ICT projects for the national government too were improperly monitored, resulting in huge time- and cost-overruns. The Social Insurance Bank (Sociale Verzekeringsbank, SVB) was for far too long unable to disburse personal benefits to special-education students and senior citizens eligible for day and home care on time and in the correct amount. The Implementing Institute for Workers’ Insurances (Uitvoeringsinstituut Werknemersverzekeringen, UVW) has struggled for a long time with apparently unsolvable problems, including delays in medical check-ups and increasing fraud, while the inaccessibility of its ICT-system is undermining communication with clients. Implementation of human resource plans for the National Revenue Service (Belastingdienst), following substantial political pressure, were put under external supervision. Some MPs believe the Revenue Services’ organizational continuity may be at stake. In 2017, implementation problems in the reformed national policy system were reported, including excessive administrative regulation, incomplete oversight of different tasks and task fields, and insufficient leadership in capacity-building and performance management. On top of this, there were financial irregularities in the national police’s Central Works Council.
Algemene Rekenkamer, Kaderwet zbo’s. Rijkwijdte en implementatie, juni 2012

A. Pelizza and R. Hoppe, Birth of a failure. Media debates and digital infrastructure and the organisation of governance, in Administration & Society, 2015

Instellingsbesluit Onderzoekscommissie intern functioneren Nederlandse Zorg Autoriteit (NZa), 27 October 2015

Financiëel Dadblad, Algemene Rekenkamer gaat effectiviteit UWV onderzoeken, 29 January, 2016 (, consulted 9 November 2016), Wiebes plaatst Belastingdienst onder curatele, 12 October 2016 (, consulted 9 November 2016), Deel Tweede Kamer niet overtuigd dat de continuïteit van de belastingdienst niet in gevaar is, 2 November 2016 (, consulted 2 November 2016)

Rapport brengt belangrijkste belemmeringen bij Nationale Politie in kaart,, 18 July 2017

“Strafontslag COR-baas politie. Declaratieschandaal.,”, 1 September 2017
The Council of Ministers appoints the governing bodies of quasi-governmental institutions and approves their budgets (after line ministries review them, but before a vote in parliament). The need for closer scrutiny and significant reform of the public sector led to measures that enhance control but, regrettably, not oversight. Clientelistic practices prevailed in the past, serving government and partisan objectives. However, amendments to the law on the governing bodies of quasi-governmental institutions (2014) appear to offer room for closer oversight, though ample favoritism remains possible.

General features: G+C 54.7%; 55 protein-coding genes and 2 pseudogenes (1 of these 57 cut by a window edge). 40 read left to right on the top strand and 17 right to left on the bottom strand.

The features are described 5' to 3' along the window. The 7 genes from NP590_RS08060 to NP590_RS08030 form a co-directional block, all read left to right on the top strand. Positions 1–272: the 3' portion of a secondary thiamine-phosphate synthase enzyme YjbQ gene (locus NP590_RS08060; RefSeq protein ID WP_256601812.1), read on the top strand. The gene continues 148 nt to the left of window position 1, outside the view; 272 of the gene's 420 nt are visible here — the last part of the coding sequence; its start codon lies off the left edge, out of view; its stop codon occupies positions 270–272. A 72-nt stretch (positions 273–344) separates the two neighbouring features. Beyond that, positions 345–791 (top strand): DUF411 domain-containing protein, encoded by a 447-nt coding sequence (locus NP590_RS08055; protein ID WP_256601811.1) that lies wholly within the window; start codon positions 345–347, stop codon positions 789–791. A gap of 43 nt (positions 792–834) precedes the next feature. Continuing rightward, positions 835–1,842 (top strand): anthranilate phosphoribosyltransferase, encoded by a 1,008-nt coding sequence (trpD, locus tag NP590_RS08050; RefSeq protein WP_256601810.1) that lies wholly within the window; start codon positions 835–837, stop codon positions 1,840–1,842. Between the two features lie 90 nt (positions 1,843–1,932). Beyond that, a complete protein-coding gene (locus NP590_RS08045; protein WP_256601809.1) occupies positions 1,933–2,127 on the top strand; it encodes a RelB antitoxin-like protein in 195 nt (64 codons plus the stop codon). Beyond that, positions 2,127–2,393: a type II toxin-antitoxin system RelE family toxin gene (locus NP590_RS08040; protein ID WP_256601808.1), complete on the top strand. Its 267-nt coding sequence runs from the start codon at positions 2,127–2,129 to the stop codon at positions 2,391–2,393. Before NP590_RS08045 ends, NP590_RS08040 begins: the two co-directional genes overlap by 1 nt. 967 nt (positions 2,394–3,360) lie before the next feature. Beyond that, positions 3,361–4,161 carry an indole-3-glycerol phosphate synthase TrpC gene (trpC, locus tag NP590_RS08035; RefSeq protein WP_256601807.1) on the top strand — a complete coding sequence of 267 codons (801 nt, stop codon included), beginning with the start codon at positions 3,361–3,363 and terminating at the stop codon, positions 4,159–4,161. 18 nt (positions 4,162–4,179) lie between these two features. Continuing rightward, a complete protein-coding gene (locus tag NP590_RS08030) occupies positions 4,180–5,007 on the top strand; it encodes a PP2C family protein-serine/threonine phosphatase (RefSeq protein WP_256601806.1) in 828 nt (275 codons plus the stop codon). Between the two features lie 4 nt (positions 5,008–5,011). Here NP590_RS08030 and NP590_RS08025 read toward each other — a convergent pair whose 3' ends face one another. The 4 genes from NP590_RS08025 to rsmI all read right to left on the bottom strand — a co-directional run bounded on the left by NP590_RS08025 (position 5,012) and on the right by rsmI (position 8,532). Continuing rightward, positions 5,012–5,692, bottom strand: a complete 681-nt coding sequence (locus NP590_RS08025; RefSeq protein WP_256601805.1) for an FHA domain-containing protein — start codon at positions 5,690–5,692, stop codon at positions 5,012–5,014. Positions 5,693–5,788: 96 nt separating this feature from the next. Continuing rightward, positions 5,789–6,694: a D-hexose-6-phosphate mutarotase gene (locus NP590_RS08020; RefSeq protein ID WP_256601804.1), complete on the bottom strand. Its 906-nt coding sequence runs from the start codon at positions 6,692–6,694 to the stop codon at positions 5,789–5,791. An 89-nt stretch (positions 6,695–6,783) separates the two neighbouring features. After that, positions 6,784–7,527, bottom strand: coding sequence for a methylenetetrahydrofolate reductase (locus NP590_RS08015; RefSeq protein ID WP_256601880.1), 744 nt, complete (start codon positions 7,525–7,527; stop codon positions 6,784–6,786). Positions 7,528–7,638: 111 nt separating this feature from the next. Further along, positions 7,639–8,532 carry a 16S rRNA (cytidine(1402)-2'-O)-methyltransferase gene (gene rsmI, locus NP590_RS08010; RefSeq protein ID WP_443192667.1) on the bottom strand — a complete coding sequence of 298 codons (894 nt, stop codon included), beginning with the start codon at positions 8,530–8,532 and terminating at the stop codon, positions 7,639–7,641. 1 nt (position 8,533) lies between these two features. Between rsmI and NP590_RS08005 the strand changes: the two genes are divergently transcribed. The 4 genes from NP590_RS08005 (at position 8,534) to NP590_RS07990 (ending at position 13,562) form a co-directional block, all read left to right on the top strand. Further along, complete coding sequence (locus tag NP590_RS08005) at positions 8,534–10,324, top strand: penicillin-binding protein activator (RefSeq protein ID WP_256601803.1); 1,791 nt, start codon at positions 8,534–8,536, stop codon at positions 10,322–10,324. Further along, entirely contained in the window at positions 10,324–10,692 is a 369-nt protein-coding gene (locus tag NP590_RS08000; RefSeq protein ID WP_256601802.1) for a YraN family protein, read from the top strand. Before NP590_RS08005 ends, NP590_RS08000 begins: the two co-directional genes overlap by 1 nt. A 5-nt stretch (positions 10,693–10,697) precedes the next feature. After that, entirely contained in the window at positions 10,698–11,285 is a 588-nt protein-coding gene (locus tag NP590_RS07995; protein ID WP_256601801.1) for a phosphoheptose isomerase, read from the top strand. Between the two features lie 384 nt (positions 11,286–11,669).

The situation among local authorities is similar. Legislation for their reform is still pending. Though some municipalities faced bankruptcy, no significant improvement in management or response to chronic challenges has been discernable.
1. Municipalities overall Debt seen at €448.9m in 2015, Cyprus Business Mail,
The monitoring of public agencies by ministries is weak. Public agencies and government ministries have often spent more money than allotted to them in the government budget. This problem has been exacerbated due to the limited capacity of the National Audit Office (Ríkisendurskoðun) to monitor the activities of those agencies within its jurisdiction. From 2000 to 2007, the National Audit Office audited only 44 out of 993, or 4.4%, of the agencies within its jurisdiction. In 2009, almost half of the National Audit Office’s efforts (43%) were diverted to financial auditing related in some way to the financial crash and its consequences. Moreover, National Audit Office’s resources have been cut. Between 2011 and 2012, the number of personnel was reduced from 47 to 42. At the end of 2016, the number was up to 45 so the situation seems to be recovering and the National Audit Office is again being strengthened.
Nation Audit Office Annual Report 2012. (ÁRSSKÝRSLA RÍKISENDURSKOÐUNAR 2012. APRÍL 2013).
Nation Audit Office Annual Report 2013. (ÁRSSKÝRSLA RÍKISENDURSKOÐUNAR 2013. APRÍL 2014).
Nation Audit Office Annual Report 2014. (ÁRSSKÝRSLA RÍKISENDURSKOÐUNAR 2014. APRÍL 2015).
Nation Audit Office Annual Report 2015. (ÁRSSKÝRSLA RÍKISENDURSKOÐUNAR 2015. MARS 2016).
Nation Audit Office Annual Report 2016. (ÁRSSKÝRSLA RÍKISENDURSKOÐUNAR 2016. JÚNÍ 2017).
The ministries do not monitor the implementation activities of bureaucracies/executive agencies.